Brothers in Arms 3 : Sons of War

By Sharad Hirjee - January 16th, 2015


Over the holiday season I picked myself up and iPad Mini (with retina display), so when the opportunity came up to review Gearbox Software’s Brothers in Arms 3: Sons of War (iTunes or Android), I put up my hand. As a lover of first-person shooters, I was curious to see how this genre made the jump from the console systems and PC to the hand-held device. I must say that I was impressed with the game-play and that I have continued to play the game after the completion of my review. However, as fun and entertaining as this title is, the game-play is detracted from – but not for the reason that you may think.

The game itself is designed well and suits mobile devices perfectly as each mission only takes 5 minutes or so to complete – so it is ideal for almost any environment. Game controls consist of a virtual D-pad on the left side of the screen to control your character’s motion and a group of triggers on the right side to fire your weapon, deploy consumables (rocket launcher, hand grenade, etc.), or engage one of your brothers. The controls are very intuitive and I found that there was almost no learning curve at all; it took just a few seconds after installing the game to start unleashing my arsenal on the enemy, making my way through Normandy in 1944.

“You’re not in the Matrix, son.”

The movement, namely running and turning your character, does take a little time to perfect, and aiming is very easy to get the hang of. Every once in a while when you line up a perfect head-shot, you are treated to a little Matrix-esque vignette that follows the bullet in pan-and-scan slow motion. It is a very cool effect, and adds a little cinematic flair to the experience. Being a mobile game, I wasn’t expecting too much in the way of content and aesthetics. However, there are a good number of maps and game areas to run around in, which impressed me; and the quality of the graphics and textures also exceeded my expectations of a game on this platform.

In addition to your own weapons, there are several brothers that can accompany you – but you are only able to assign one per mission. Each brother has a unique weapon that he brings along to help in completing the mission: one carries an assault rifle, one carries a sniper rifle, one brings along a rocket launcher, and one can call in air strikes – there are 12 in all. So, obviously, assigning the right brother to the right mission is important.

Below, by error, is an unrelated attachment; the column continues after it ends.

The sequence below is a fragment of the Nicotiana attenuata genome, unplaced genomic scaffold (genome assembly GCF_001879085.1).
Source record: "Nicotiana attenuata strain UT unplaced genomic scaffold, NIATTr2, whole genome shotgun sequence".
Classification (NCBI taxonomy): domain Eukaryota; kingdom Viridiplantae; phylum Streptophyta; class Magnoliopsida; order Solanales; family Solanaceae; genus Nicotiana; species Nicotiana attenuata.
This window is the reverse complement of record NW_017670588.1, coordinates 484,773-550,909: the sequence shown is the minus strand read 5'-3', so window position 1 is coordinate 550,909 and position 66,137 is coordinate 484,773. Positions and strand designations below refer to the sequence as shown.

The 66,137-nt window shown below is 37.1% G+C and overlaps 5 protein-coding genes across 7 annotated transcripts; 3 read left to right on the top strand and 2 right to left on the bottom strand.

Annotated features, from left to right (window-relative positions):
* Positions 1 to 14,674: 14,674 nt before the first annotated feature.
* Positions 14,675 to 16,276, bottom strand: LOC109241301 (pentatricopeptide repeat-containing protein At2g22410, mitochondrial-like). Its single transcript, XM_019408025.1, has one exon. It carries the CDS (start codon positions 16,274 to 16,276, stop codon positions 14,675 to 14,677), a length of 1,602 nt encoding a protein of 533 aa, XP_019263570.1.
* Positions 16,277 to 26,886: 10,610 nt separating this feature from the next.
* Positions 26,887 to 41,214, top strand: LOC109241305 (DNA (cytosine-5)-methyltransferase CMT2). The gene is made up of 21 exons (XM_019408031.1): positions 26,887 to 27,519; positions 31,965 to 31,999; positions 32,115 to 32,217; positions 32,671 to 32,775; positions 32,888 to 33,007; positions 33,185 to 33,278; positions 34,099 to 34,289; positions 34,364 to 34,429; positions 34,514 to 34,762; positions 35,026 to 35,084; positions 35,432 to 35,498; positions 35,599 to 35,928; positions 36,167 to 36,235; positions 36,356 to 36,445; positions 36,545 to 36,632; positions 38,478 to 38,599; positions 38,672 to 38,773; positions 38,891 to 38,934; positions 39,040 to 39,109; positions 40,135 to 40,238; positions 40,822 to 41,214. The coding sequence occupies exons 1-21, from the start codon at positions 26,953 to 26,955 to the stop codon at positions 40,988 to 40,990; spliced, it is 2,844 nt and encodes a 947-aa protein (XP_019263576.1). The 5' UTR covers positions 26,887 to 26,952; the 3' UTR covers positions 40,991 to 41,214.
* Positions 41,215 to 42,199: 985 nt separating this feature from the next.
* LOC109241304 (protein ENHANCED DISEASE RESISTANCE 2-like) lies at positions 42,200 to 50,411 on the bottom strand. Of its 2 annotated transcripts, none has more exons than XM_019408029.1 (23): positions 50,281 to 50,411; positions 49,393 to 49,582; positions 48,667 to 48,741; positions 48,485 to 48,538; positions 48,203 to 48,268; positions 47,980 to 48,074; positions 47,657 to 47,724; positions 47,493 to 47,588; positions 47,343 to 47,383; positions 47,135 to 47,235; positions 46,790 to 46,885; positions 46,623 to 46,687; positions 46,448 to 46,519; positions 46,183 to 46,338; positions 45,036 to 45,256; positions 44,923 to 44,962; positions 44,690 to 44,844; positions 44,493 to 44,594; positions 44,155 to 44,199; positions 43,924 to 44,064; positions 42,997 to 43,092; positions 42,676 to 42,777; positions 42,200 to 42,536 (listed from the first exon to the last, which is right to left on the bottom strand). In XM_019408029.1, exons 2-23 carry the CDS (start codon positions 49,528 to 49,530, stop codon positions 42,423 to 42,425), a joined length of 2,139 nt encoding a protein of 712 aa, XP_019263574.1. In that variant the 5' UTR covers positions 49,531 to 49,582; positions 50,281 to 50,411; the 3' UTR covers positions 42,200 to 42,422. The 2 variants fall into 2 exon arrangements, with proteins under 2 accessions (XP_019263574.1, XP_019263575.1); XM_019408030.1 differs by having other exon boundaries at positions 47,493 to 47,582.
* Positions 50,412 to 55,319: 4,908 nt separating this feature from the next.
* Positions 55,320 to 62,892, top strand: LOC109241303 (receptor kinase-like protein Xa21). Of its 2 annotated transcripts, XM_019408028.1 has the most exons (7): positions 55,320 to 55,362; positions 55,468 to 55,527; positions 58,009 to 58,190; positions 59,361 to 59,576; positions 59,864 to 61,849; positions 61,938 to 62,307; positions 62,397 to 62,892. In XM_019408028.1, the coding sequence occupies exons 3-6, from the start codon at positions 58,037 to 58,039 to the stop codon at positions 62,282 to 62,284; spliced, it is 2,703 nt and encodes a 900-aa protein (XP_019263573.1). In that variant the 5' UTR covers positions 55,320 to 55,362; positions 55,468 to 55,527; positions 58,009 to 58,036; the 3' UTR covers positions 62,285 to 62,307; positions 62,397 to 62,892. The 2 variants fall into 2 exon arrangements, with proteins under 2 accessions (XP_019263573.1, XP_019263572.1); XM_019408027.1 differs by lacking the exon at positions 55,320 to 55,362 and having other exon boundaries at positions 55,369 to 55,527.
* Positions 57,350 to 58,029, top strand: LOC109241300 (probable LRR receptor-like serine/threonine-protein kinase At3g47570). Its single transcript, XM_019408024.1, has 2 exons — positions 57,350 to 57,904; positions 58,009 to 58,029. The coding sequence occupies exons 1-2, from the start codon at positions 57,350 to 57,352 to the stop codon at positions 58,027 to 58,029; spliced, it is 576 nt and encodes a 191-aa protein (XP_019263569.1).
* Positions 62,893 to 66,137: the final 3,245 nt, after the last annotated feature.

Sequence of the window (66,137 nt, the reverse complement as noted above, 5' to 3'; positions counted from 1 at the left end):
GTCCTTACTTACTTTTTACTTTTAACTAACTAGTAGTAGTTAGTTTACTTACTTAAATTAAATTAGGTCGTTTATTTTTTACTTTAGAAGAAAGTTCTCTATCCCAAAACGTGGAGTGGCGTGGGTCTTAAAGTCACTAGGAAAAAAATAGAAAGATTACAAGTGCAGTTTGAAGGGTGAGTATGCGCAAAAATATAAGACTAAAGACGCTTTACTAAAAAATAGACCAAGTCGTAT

Each completed mission earns you tags/points which can be used to upgrade your weapons or your the skills of your brothers. This is where you encounter what is the only significant downside of this game. The game has all sorts of timers – some of them bordering on ludicrous. Let’s say, for example, that you are upgrading your sniper rifle’s stability to level one; even though you have earned the required points, there is a timer that you must wait out to complete the upgrade. The duration of the first timer is maybe only a minute or two – so no real inconvenience. However, as the scale moves up to the better weapons and higher levels of stability, you have to wait a shocking two-and-a-half hours for the upgrade to complete!

Pranking your buddy by shooting him is frowned upon – especially by your buddy.

In addition to the upgrade timers you are limited to how long you can play the game at any given time based on your energy level. Of course you can wait 15 minutes to earn 1 unit (the average game requires 4). I understand that this is a free-to-play game, but all of the imposed timers really start to test your patience after playing for a while. Alternatively, of course, you can buy credits and use them for additional instantaneous energy, upgrades or consumables. Understandably, Gameloft is really pushing for the real money purchase of tokens/credits – unfortunately, I feel that this creates an imbalance to the point where it is actually annoying.

While I really enjoy the actual game-play, and the quality of the build, I feel as if I cannot recommend this title to the average gamer. Unless one is ready for an aggressive push for in-game purchases using real money (which feels a bit out of whack), or unless Gameloft decides to change the ratio of free to premium content, I’m not sure how much the average gamer will enjoy it before it wears thin. If you’re still interested, you can check it out on iTunes or Google Play – it is free after all.

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